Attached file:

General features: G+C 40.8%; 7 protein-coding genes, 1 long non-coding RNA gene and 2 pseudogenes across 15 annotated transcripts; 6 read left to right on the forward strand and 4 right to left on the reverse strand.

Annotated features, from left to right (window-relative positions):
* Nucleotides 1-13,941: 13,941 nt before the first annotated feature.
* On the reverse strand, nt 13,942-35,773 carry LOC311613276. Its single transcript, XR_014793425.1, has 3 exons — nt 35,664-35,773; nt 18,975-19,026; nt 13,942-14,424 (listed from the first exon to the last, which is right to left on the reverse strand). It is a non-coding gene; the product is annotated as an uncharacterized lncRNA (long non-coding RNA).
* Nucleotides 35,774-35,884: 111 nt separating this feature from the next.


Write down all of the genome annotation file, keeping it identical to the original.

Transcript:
General features: G+C 40.8%; 7 protein-coding genes, 1 long non-coding RNA gene and 2 pseudogenes across 15 annotated transcripts; 6 read left to right on the forward strand and 4 right to left on the reverse strand.

Annotated features, from left to right (window-relative positions):
* Nucleotides 1-13,941: 13,941 nt before the first annotated feature.
* On the reverse strand, nt 13,942-35,773 carry LOC311613276. Its single transcript, XR_014793425.1, has 3 exons — nt 35,664-35,773; nt 18,975-19,026; nt 13,942-14,424 (listed from the first exon to the last, which is right to left on the reverse strand). It is a non-coding gene; the product is annotated as an uncharacterized lncRNA (long non-coding RNA).
* Nucleotides 35,774-35,884: 111 nt separating this feature from the next.